Seeking the Shadow by Joseph R. Lallo: The story about how a blacksmith and an assassin form a pact for mutual advantage. It's a funny-funny story due to the blacksmith's dialogue and I wouldn't mind reading more about them.

    Sun and Steel by Jon Sprunk: A story which is more military than roguish. It's a tale of magic, force-of-arms, steel, honor, and bloodshed. I enjoyed it just fine even if it doesn't have much roguishness.

    The Betyar and the Magus by S.R. Cambridge: A Russian bandit during the Hungarian Revolution robs the wrong coach, finding himself in a very prickly situation. Hopelessly outmatched, the bandit has to use his silver tongue to convince said magus that he is more interesting alive than dead. Great story.

    A Kingdom and a Horse by Snorri Kristjansson: A pair of rather incompetent Norsemen find themselves try to rob some villagers with varying degrees of success. The story was quite funny and I enjoyed it a great deal. It, oddly enough, reminded me of Asterix.

    Thieves at the Gate by James Enge: A story which adapts the adventures of that original rogue, Odysseus. It's a perfectly entertaining and fine story but I can't say I find the attempt to liken piracy to conquest all that convincing. Still, it's worth it for the opening conversation about the importance of children to a dynasty.

    His Kikuta Hands by Lian Hearn: A Japanese-flavored bit of fantasy which, surprisingly enough, involves ninjas. The conflict between the Tribe, their code of honor, and the locals is impressively detailed. I also loved the shocking twist at the end.

    The Lord Collector by Anthony Ryan: A solid piratical fantasy tale on the high seas. It involves smugglers, priests, betrayal, codes of honor, Omerta (in its classical sense), and more. This is one of the best stories in the book and has a real meaty plotline to it.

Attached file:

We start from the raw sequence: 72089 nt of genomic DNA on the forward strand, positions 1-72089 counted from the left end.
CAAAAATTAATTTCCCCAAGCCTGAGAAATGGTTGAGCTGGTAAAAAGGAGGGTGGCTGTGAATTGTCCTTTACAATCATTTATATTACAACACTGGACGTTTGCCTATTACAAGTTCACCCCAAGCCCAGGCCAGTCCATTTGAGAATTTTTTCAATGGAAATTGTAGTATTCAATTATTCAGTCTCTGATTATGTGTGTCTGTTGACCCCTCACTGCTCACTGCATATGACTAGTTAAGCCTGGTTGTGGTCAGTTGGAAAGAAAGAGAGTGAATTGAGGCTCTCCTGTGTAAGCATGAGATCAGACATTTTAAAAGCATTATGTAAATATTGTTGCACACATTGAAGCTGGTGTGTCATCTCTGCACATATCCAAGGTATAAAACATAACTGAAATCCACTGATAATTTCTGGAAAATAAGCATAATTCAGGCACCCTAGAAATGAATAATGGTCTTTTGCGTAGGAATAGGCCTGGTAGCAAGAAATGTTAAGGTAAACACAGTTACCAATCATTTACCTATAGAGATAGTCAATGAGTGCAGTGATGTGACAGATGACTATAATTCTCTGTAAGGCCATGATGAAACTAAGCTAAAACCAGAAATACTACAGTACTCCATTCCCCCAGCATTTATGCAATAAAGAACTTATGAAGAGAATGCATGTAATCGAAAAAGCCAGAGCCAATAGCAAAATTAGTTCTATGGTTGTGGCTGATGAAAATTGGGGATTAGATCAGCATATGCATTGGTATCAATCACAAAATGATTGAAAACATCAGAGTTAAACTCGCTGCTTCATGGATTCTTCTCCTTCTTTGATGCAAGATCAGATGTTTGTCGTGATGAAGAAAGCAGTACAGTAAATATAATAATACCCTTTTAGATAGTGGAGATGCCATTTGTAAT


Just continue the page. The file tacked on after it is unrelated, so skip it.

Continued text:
Scream by Anton Strout: A story which jumps out of classical fantasy to urban fantasy. Scream is about a psycometric private detective who is hired to steal back a painting for a museum. It has one of the most hilarious scenes I've read in a book involving, of all things, the restaurant from "When Harry Met Sally."

    If these stories weren't enough, purchasers of the ebook get a special bonus in an additional eleven stories. I've got to say this was an impressive gift by Ragnarok Publications and I loved every single one of them. Of special note are To the End by Rob J. Hayes, which is a chronicle of a character from his Ties that Bind series and The Lonesome Dark by Anthony Lowe. The latter is a tale about how revenge has its costs, even when you're just trying to be the one moral person in the world. Equally powerful is The Laughing Wind by Noah Hendrick which asks the question whether or not a single good deed can make up for a life of bad choices. Bloody Gratitude by Mike Theodorsson is just funny and depicts children as they truly are: complete monsters.

    In conclusion, Blackguards is an amazing book. One of, if not the, best anthologies I have ever read. It's well worth the price and provides an immense amount of entertainment for every page. With rare exceptions, I enjoyed every single story in this book and would recommend almost all of them to other readers.


1 comment:

  1. This review is one of the best reviews I have ever read.